In their September press release industry body Technation captures the zeitgeist defining the stark challenge facing Canada’s digital economy right now.
Canada’s digital economy generates over 1 million jobs, contributes over $120 billion annually to GDP, invests $7.5 billion annually in R&D, and has taken over as the biggest sector driving Canadian economic growth.
In the first of their ‘Back on Track’ series of videos, from 3m:30s Angela Mondou, CEO of Technation, and Kevin Peesker, President of Microsoft Canada, explore the most fundamental of challenges the Canadian economy faces.
Canada ranks 22nd on the 2020 Bloomberg Innovation Index and 21st on the World Economic Forums ranking of technology adopters.
It’s a puzzling challenge for Canada. Peesker summarizes the massive ecosystem Canada boasts in terms of technology innovation, from the universities through the many startup clusters. However, quite simply, Canada’s competitors are doing more to adopt technology to drive competitiveness. For example Canada ranks 3rd for creating AI but 9th for adopting it.
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From 7m:40s Angela zooms in on the specific gap of SMEs not scaling up as fast as they might, a challenge she believes can be addressed through the government enabling more agile procurement. Technation has presented its Innovation Adoption Program (IAP), which addresses this challenge, to Ministers of the Crown and opposition parties over the past few months, and they explain the program in detail in this Globe and Mail opinion piece.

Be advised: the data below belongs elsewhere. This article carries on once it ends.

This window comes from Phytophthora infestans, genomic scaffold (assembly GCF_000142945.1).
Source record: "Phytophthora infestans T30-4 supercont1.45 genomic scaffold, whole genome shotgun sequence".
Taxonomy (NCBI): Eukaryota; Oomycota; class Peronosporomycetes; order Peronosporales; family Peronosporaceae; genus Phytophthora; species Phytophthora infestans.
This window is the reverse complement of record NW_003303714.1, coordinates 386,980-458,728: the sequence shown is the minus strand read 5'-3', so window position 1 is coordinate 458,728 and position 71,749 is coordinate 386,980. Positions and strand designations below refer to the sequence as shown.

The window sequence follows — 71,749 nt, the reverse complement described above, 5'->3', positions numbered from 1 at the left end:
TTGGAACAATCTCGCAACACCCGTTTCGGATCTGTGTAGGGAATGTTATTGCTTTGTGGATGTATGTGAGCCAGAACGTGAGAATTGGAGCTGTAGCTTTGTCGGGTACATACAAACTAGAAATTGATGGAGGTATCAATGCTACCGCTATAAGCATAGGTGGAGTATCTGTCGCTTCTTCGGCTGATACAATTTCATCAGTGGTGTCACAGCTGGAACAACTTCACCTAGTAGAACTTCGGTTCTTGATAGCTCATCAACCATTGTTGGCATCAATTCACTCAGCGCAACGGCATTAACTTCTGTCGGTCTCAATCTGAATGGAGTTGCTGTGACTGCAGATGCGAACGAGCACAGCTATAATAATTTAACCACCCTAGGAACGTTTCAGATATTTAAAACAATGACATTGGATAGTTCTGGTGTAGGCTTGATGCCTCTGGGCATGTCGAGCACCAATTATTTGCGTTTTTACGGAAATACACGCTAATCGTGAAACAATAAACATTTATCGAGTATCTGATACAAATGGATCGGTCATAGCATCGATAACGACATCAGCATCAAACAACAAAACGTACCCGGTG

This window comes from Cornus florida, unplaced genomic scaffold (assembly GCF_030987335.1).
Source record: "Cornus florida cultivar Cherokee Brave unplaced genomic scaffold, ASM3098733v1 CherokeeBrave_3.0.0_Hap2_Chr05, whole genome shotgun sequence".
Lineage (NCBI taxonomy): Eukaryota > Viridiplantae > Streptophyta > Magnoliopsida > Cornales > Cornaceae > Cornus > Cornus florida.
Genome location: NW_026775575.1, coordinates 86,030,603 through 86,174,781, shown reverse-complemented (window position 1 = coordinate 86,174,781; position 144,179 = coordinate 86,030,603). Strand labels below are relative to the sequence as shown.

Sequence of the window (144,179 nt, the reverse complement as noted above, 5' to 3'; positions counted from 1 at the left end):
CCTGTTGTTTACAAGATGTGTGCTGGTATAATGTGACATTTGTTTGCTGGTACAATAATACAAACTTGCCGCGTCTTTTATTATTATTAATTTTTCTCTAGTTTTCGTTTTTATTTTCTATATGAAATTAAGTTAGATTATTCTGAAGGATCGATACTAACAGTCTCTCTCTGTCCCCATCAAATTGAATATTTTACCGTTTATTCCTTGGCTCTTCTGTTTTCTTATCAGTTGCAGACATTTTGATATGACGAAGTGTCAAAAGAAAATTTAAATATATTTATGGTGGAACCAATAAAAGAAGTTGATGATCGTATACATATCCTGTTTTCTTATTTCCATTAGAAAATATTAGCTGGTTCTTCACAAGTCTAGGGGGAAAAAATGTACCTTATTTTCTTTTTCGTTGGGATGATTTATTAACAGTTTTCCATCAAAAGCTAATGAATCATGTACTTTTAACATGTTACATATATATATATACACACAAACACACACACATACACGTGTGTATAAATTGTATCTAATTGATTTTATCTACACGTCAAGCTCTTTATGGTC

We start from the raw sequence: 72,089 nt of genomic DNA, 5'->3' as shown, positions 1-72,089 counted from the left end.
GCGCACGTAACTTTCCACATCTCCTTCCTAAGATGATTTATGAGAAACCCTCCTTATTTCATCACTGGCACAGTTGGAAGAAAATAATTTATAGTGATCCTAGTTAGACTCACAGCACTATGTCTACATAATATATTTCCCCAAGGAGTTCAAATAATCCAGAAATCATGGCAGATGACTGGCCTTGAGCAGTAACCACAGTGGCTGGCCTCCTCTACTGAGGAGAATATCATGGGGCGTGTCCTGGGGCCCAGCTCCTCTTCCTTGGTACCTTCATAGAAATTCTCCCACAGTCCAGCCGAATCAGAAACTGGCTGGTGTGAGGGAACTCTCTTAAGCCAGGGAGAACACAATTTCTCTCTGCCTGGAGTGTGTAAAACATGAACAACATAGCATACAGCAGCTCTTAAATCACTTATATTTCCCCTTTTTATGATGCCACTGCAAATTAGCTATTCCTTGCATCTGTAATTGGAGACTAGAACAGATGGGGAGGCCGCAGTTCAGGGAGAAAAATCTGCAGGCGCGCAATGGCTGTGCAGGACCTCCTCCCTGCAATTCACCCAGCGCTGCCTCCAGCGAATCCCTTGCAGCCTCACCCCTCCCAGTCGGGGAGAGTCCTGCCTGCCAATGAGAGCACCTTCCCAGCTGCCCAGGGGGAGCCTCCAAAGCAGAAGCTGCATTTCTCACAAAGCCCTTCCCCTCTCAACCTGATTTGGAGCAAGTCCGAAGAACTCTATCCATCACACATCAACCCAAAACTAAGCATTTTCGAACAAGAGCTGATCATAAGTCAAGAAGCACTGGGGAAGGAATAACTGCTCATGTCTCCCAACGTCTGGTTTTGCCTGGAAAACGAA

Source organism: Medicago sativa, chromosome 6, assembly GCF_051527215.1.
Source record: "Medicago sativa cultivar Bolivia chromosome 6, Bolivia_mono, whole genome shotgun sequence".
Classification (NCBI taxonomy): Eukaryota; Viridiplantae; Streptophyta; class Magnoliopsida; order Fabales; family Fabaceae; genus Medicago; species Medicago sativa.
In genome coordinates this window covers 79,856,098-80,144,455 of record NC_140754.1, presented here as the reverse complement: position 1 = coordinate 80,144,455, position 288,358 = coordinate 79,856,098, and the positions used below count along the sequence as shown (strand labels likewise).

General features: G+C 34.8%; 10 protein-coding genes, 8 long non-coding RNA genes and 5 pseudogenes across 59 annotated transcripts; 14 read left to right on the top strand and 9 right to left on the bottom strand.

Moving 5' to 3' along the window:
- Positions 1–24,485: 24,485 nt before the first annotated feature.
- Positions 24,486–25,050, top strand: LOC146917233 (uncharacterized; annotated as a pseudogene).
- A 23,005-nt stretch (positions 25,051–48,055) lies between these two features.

Kevin responds by identifying digital skills as the most fundamental advance needed to achieve this, highlighting a report stating 85% of Canadian CEOs are placing more technology capital investments, versus 67% at a global level, however when it comes to skills development, while 33% of global CEOs are investing into tomorrow’s workforce skills, in Canada this is only 16%.
Microsoft is setting out to address this gap through:
- Providing young people and future leaders with the skills they’ll need.
- Upskilling those currently in the workforce.
- Reskilling job seekers.
From 11m:05s Angela asks what the biggest tech trends and opportunities are Kevin foresees for the next 12-18 months for Canada, that would achieve the most impact on these challenges.
Kevin answers that through his experiences of interacting with the nation’s top executive leaders these are adopting Cloud computing, the second is Data, harnessing the platform the Cloud provides to make use of powerful tools like AI and Data Analytics, and third the major trend he sees is ‘The Virtualization of Everything’, such as greatly improving and modernizing Canada’s Healthcare industry.